If we keep going:
- Andre Smith, rounding into form now, but it was uncertain for the first two years;
- Darrius Heyward-Bey .. meh;
- Eugene Monroe — solid;
- BJ Raji — hit;
- Michael Crabtree .. looking good;
- Aaron Maybin, bust;
- Knowshon Moreno .. err;
And then Orakpo, Jenkins, Cushing.
Massaging the numbers as I’m wont to do: of the first twelve picks in 2009, only four (Stafford, Monroe, Crabtree, Raji) are slam-dunk ‘We’d take them again’ choices. Out of those twelve, three are disasters (Smith, Maybin, Curry), three are disappointments (Jackson, Sanchez, Moreno).
When you consider thousands of hours of research by hundreds of paid league sources …
33% hit rate on the top 12 is weak… and…
A whiff rate of 38% in the top 12 is a damning indictment of all the NFL personnel experts who are smarter than you.
Where are you going with this, Kanick?
So let’s have fun with this drafty-picky game!
Emmitt Smith’s 164 rushing TDs are the most in NFL history. His 175 TDs are second only to Jerry Rice’s 208. (Smith’s eleven receiving TDs in 15 years says something unkind about his versatility but we don’t intend to go there.)
He also brought the NFL’s most classless touchdown celebration to all 175:
After every touchdown, Smith trotted behind the Cowboys bench and carefully tucked the touchdown football into a secured locker.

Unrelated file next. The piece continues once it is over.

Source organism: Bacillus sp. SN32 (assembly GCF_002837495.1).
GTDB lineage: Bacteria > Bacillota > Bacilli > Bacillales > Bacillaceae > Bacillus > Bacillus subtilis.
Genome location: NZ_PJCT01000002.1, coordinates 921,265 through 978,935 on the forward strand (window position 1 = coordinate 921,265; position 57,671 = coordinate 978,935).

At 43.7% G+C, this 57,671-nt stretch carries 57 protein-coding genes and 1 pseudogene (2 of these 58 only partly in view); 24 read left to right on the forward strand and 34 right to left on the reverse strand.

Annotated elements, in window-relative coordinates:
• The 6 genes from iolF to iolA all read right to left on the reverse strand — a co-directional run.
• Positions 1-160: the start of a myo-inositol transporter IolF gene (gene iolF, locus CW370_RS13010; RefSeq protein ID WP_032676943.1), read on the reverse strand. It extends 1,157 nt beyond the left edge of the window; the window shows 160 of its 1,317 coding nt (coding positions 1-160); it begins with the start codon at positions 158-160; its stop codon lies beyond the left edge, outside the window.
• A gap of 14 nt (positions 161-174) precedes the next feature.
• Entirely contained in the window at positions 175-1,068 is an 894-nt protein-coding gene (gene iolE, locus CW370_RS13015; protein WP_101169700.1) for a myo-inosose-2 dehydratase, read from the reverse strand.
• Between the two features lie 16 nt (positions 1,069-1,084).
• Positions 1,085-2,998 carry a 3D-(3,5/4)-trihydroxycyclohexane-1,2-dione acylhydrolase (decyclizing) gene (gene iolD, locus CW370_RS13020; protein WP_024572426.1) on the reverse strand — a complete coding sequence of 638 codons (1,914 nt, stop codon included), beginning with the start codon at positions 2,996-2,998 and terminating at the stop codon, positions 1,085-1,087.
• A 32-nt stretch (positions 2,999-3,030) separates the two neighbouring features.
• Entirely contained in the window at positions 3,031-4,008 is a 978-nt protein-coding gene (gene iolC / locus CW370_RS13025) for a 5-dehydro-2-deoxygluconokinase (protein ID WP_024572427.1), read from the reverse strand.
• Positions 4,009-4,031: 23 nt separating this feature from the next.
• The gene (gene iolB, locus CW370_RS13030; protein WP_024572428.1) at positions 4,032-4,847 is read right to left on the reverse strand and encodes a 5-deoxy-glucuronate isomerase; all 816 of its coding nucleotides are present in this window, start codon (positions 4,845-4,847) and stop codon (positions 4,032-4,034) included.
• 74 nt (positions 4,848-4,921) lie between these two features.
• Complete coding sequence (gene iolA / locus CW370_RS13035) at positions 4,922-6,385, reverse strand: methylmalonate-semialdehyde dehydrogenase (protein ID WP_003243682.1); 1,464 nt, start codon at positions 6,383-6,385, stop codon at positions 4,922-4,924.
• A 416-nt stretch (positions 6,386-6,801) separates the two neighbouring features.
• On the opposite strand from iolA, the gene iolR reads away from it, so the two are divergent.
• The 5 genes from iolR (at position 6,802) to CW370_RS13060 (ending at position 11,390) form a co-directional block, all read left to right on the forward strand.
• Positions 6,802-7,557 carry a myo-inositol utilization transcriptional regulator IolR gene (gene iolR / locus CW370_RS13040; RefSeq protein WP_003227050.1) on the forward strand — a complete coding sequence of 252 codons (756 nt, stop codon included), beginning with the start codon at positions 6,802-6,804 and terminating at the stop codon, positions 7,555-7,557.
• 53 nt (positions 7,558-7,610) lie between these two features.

From Jeff Pearlman’s Boys Will Be Boys (p. 227):
“Emmitt would score a touchdown from the two-yard-line, keep the football, and sell it at his souvenir shop back home in Pensacola,” says Dale Hansen, the Cowboys radio announcer. “I thought it was both odd and selfish.”
Me too Dale. Me too. Glad I wasn’t the only one.
I always thought he should give the ball to Larry Allen. Mark Tuinei. Nate Newton. Jay Novacek. Mark Stepnoski. Erik Williams. Moose Johnston. Ray Donaldson. Flozell Adams. Andre Gurode. Hell, add Michael Irvin to the list, he was a great blocking WR.
All of these blockers in front of Smith went to multiple pro-bowls, many all-pros, and Larry Allen is now in the Hall of Fame.
They’re why Emmitt Smith gets to append his signature with ‘HOF.’
It was painfully obvious just through the eye-ball test that Emmitt Smith was the beneficiary of one of the greatest offensive fronts ever assembled. But his 175 incidents of douche-baggery prompted me to dig in and prove this thesis: Emmitt Smith is the least special running back in the HOF and owes all to his offensive line.
[Here’s the link to HOF by position and by my gut take, in the RB group, I think it’s Smith and Thurman Thomas in the, ‘Really?’ category.]
After looking at the Cowboys’ impressive o-line, I started looking for other great lines with a view toward seeing whether other running backs benefitted as magnificently. I didn’t find that. But I did notice that great offensive lines were, generally, attached to a dynastic team.
That led me to a greater thesis which I first shared with Frowns in an email a couple years back:
“If you find a team with 3 probowl OLs, they’re pretty much in the SB; probably a dynasty. The 90s boys were incredibly stacked. ALL FIVE on the line plus TE and FB. (This is why i never dug Emmitt Smith’s act.)”
To put a finer point on it, the postulate being proposed is this:
If you assemble an offensive line with three or more pro-bowlers, you’re likely going to a Super Bowl and probably more than one.
Or, more safely:
A great offensive line is an excellent indicator that you have a playoff team.